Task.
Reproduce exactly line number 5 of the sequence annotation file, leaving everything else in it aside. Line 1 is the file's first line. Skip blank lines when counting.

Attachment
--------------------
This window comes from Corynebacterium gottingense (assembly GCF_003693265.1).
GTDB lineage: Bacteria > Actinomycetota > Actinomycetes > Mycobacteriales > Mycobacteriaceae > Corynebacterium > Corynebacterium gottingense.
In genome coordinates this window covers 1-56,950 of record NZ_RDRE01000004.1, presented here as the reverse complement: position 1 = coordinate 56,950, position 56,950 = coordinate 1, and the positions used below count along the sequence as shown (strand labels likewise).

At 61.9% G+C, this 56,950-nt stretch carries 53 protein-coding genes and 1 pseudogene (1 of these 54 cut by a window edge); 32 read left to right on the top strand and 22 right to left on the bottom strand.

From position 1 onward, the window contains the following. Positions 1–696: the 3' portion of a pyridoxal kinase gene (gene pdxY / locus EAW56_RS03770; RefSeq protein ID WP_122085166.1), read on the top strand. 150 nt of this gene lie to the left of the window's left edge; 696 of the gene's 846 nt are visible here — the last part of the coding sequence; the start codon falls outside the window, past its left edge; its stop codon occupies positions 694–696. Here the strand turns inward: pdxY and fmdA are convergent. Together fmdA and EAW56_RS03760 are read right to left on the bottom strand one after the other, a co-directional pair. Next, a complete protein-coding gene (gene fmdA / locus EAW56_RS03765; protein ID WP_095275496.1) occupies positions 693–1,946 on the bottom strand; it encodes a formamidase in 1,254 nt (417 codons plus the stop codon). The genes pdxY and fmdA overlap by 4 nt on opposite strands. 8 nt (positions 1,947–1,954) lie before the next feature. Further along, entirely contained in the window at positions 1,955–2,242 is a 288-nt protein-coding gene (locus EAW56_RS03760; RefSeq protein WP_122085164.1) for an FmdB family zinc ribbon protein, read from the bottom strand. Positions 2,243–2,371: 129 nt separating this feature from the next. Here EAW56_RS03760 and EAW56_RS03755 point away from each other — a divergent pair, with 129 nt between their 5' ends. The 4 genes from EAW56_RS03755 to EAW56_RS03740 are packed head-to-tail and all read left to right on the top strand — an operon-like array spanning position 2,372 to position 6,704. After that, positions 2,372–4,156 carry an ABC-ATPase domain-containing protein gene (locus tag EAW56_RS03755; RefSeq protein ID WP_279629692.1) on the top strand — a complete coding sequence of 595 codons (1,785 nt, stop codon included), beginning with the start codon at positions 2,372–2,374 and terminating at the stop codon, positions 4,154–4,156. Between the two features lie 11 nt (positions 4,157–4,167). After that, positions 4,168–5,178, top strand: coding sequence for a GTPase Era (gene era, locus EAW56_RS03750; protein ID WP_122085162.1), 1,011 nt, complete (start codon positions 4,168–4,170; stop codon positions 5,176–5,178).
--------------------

From position 1 onward, the window contains the following. Positions 1–696: the 3' portion of a pyridoxal kinase gene (gene pdxY / locus EAW56_RS03770; RefSeq protein ID WP_122085166.1), read on the top strand. 150 nt of this gene lie to the left of the window's left edge; 696 of the gene's 846 nt are visible here — the last part of the coding sequence; the start codon falls outside the window, past its left edge; its stop codon occupies positions 694–696. Here the strand turns inward: pdxY and fmdA are convergent. Together fmdA and EAW56_RS03760 are read right to left on the bottom strand one after the other, a co-directional pair. Next, a complete protein-coding gene (gene fmdA / locus EAW56_RS03765; protein ID WP_095275496.1) occupies positions 693–1,946 on the bottom strand; it encodes a formamidase in 1,254 nt (417 codons plus the stop codon). The genes pdxY and fmdA overlap by 4 nt on opposite strands. 8 nt (positions 1,947–1,954) lie before the next feature. Further along, entirely contained in the window at positions 1,955–2,242 is a 288-nt protein-coding gene (locus EAW56_RS03760; RefSeq protein WP_122085164.1) for an FmdB family zinc ribbon protein, read from the bottom strand. Positions 2,243–2,371: 129 nt separating this feature from the next. Here EAW56_RS03760 and EAW56_RS03755 point away from each other — a divergent pair, with 129 nt between their 5' ends. The 4 genes from EAW56_RS03755 to EAW56_RS03740 are packed head-to-tail and all read left to right on the top strand — an operon-like array spanning position 2,372 to position 6,704. After that, positions 2,372–4,156 carry an ABC-ATPase domain-containing protein gene (locus tag EAW56_RS03755; RefSeq protein ID WP_279629692.1) on the top strand — a complete coding sequence of 595 codons (1,785 nt, stop codon included), beginning with the start codon at positions 2,372–2,374 and terminating at the stop codon, positions 4,154–4,156. Between the two features lie 11 nt (positions 4,157–4,167). After that, positions 4,168–5,178, top strand: coding sequence for a GTPase Era (gene era, locus EAW56_RS03750; protein ID WP_122085162.1), 1,011 nt, complete (start codon positions 4,168–4,170; stop codon positions 5,176–5,178).